GE aviation receives U.S. army contract for SiC power electronics research and development

GE Aviation has received a contract for the research and development of silicon carbide-based power electronics supporting the high-voltage next generation ground vehicle electrical power architecture for the U.S. Army.

GE continues to invest in electric power technologies and specifically in Silicon Carbide which enables significant improvements in size, weight and power,” said Vic Bonneau, president of Electrical Power Systems for GE Aviation.

Our electric power team has successfully demonstrated various types of power conversion products that have led to high temperature applications of silicon carbide technology. We’re taking this to the next level to deliver prototypes that demonstrate these improved capabilities in the field.

The $3.4 million contract consists of an 18-month development program that will demonstrate the benefits of GE’s Silicon Carbide MOSFET technology in two critical systems: a 35 kW main engine cooling fan controller and a 3kW coolant pump controller. The hardware will be more efficient than present day silicon based systems and will allow better management of the vehicle’s available on-board power, increasing mission capability.

The silicon carbide technology enables integration of the SiC Controller electronics onto the engine cooling fan. This integration eliminates what is typically a separate liquid-cooled, Motor Drive line replaceable unit (LRU) and related cooling hoses and interconnecting cables, thereby simplifying vehicle installation.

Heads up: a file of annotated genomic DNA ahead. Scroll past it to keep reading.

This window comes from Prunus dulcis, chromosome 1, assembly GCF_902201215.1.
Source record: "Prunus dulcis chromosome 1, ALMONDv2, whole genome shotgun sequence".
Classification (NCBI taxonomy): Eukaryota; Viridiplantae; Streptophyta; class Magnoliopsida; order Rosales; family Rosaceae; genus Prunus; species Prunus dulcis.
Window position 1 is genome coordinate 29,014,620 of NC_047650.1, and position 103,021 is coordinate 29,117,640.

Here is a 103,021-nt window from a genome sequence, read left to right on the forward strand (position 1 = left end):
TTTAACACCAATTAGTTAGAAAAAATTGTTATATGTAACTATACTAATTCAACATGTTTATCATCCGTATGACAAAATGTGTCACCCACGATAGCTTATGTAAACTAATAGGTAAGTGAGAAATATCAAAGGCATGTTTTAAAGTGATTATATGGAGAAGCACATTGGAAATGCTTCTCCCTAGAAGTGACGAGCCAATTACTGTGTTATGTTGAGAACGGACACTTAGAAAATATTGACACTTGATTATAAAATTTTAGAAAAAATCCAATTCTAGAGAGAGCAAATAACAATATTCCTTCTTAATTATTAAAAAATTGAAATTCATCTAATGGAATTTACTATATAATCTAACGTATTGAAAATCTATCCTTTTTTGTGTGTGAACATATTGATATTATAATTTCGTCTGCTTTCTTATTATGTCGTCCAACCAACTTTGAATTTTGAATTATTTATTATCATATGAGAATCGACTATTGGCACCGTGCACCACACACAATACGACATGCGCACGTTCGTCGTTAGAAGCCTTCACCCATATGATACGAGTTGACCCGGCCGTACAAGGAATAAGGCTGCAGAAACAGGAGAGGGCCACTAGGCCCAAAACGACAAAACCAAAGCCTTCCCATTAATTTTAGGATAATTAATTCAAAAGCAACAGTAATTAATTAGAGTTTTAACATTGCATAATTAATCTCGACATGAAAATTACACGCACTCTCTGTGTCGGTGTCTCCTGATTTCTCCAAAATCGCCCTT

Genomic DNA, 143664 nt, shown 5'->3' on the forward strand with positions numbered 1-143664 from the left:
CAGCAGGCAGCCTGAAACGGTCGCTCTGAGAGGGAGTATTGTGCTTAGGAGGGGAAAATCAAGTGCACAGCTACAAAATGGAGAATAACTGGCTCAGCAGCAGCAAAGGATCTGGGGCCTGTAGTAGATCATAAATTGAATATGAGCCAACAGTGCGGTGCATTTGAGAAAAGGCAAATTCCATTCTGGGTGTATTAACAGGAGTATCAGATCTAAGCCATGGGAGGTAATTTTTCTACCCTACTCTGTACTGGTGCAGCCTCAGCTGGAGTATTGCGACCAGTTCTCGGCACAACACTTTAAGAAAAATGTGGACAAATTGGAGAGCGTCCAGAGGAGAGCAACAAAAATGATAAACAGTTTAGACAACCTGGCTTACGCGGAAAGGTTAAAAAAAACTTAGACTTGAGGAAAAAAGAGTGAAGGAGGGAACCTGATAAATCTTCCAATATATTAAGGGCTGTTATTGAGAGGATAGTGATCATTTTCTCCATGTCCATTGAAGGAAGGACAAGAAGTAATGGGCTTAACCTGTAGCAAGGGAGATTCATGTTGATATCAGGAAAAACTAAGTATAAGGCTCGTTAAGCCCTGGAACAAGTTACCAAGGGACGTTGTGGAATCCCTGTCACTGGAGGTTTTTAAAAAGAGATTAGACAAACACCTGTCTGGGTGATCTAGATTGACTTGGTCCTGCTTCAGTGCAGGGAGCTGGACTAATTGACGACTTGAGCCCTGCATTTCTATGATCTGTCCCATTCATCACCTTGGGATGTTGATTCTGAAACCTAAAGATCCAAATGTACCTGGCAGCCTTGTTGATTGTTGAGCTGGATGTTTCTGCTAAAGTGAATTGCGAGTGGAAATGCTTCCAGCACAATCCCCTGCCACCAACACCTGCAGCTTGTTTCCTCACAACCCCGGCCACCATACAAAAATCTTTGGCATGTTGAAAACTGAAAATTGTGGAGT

Global Embedded Technologies, Inc. in Farmington Hills, Michigan has been selected to configure, integrate, and supply the controllers for these applications. Marvin Land Systems in Inglewood, California has been selected to provide the main engine cooling fan and coolant pump.

The contract is in support of the U.S. ARMY’s Tank Automotive Research, Development and Engineering Centre (TARDEC) next generation vehicle electrical power architecture leap ahead technology development.


Learn more about Yole Développement report on GaN and SiC Devices for Power Electronics Applications.



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